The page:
Within two weeks of its reopening, at least a hundred marine fish have died at the Taraporevala Aquarium. The main reason is the usage of ‘filtered’ water directly sourced from the Arabian sea, resulting in high salinity and pollution in the fish tanks.
A visit to the aquarium on Tuesday revealed that two blue star fish have replaced all the jelly fish in a special sleek tank that had showcased the latter.
While high turbidity was observed in the Cat fish and Arowana fish tanks, the tanks, which until a week ago, had Grouper fish of different kinds was empty.
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“Sea horses are back on display, but unfortunately the jelly fish and some other fish have died,” admitted Vijay Shikare, curator of the aquarium, who says the problem is only with the marine fish section. He blames the ‘pollution in the Arabian Sea’ for the problem of fish deaths.
While officials claimed there were no deaths on Tuesday, the previous two days saw 25 and 19 fish die. “The total number of dead fishes could be a hundred,” said one of the officials, who did not wish to be named.
Officials working on the fish tank displays said that at least 600 fish had been removed so far and the losses incurred so far could run into several lakhs.
Water for the tanks is sourced from the Arabian sea after filtering at the filtration plant. But sources said that there is a problem with the filtration plant and besides being faulty, it simply filters the water, but the sea water around Mumbai is extremely polluted.
“These are exotic fish bought from Bangkok and Malaysia and are kept in quarantine at 1.8 TDS (total dissolved salts) salinity. But the salinity in the tanks is as high as 24 TDS. These fish were matured at much lower salinity at the quarantine facility at the aquarium are bound to be killed,” said one of the officials.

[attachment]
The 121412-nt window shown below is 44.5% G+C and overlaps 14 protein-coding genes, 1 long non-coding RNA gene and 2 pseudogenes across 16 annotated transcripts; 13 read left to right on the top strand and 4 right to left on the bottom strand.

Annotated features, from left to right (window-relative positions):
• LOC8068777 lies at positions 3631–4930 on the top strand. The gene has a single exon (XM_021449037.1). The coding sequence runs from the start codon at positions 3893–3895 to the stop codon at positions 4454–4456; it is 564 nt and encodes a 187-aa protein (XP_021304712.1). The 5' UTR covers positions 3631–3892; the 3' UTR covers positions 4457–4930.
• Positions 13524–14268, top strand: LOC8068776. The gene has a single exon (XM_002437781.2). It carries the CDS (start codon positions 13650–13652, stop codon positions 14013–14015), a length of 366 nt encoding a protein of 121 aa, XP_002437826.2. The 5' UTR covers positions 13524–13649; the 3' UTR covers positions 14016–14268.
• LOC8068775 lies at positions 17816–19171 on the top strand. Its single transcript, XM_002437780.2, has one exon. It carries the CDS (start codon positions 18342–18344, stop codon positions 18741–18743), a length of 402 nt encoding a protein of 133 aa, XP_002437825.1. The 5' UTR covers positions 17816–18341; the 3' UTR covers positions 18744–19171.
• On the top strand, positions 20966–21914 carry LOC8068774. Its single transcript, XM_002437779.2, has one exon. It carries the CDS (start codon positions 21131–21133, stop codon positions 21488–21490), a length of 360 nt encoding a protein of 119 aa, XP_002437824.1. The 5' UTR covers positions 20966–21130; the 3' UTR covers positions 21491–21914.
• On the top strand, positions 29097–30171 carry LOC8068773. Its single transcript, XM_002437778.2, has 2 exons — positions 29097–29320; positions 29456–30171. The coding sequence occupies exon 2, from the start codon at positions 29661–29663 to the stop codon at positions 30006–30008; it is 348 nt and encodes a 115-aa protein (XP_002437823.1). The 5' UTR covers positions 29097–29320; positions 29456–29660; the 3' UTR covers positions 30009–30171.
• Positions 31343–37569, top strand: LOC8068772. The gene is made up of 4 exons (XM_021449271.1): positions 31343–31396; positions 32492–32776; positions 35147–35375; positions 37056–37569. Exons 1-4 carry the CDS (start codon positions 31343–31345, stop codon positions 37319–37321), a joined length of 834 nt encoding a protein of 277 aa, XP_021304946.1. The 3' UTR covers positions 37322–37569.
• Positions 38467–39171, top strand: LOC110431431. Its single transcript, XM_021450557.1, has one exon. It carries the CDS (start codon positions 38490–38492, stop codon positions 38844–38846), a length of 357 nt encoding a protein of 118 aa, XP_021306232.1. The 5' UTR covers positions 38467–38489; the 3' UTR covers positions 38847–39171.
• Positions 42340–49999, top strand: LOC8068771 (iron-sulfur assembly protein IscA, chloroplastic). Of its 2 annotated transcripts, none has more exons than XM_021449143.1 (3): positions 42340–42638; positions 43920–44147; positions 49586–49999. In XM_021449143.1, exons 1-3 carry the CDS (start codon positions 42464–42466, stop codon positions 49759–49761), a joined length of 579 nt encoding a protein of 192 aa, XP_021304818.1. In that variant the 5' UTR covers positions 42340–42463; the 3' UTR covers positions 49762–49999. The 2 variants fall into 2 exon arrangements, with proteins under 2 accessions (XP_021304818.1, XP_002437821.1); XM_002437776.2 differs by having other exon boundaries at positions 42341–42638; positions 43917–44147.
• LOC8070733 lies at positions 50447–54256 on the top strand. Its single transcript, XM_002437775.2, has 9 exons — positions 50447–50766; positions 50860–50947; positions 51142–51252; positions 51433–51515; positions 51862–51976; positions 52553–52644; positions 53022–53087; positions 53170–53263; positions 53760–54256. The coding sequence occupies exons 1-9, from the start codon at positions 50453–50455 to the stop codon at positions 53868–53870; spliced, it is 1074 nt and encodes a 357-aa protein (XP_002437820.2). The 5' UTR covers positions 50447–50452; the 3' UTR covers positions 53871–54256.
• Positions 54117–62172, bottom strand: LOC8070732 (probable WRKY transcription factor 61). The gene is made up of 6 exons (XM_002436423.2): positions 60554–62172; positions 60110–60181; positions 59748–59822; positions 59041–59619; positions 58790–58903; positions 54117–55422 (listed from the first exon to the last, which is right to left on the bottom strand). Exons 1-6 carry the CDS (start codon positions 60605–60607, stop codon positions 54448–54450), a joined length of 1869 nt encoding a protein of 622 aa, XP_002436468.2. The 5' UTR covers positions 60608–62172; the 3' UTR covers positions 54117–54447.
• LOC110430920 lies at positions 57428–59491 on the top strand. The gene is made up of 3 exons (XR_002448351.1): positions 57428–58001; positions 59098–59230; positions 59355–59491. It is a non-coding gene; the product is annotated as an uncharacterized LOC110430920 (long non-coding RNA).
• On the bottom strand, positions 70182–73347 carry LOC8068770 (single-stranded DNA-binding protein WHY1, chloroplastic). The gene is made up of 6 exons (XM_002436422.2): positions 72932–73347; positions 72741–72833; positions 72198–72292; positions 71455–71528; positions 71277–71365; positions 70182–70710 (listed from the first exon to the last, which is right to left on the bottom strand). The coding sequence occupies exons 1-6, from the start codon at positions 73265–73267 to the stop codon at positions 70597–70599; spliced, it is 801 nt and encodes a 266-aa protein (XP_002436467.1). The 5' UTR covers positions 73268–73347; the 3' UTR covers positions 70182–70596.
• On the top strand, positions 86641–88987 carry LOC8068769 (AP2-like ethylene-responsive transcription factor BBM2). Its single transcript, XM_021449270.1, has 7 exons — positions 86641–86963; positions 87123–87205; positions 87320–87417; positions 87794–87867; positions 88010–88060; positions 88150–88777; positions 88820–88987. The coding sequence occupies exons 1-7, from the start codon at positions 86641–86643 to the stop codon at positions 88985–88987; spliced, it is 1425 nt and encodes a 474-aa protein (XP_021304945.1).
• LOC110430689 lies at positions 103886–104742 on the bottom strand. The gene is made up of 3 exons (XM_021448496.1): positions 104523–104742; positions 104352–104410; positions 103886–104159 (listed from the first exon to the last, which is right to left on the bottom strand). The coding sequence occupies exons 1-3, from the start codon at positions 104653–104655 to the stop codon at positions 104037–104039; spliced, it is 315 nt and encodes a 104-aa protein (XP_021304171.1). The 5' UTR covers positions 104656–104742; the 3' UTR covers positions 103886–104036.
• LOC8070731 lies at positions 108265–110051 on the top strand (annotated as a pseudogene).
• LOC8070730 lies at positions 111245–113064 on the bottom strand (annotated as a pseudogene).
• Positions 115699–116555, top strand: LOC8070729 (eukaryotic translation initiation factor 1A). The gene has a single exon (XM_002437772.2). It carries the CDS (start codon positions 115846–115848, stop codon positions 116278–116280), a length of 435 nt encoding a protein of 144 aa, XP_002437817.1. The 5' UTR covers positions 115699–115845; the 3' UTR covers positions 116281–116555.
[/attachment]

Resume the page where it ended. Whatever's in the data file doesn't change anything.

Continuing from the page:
The casualty so far includes angel fish, jelly fish, sea horses among other species of fish.
The fisheries department had spent Rs 22 crore on the aquarium, where a signboard announces that the tunnel aquarium is one of its kind in India. Some of the fish that have died were from this tank. The aquarium was shut in March 2013 and reopened after two years following the revamp. The aquarium sees an average of 6,000 visitors a day on weekends and 4,000 on week days.
Fisheries commissioner M B Gaikwad said that ticket sales have been reduced to manage the crowd. Visitors can now book tickets only between 10 am to 1 pm, and 2-5 pm.
A number of instructions have now propped up on the gate. “In case of overcrowding, ticket booking window timing may be reduced at short notice or in case of less crowd turnout, timing may be extended. Visitors will be allowed inside the aquarium only up to 5pm. There are only 16 marine and nine sweet water fish displayed and a tropical section only on the ground floor at this aquarium,” they read.
These instructions are put in place to ward off visitors who keep asking for more tanks and displays on upper floors, based on fake photos making rounds on Whatsapp groups, said officials.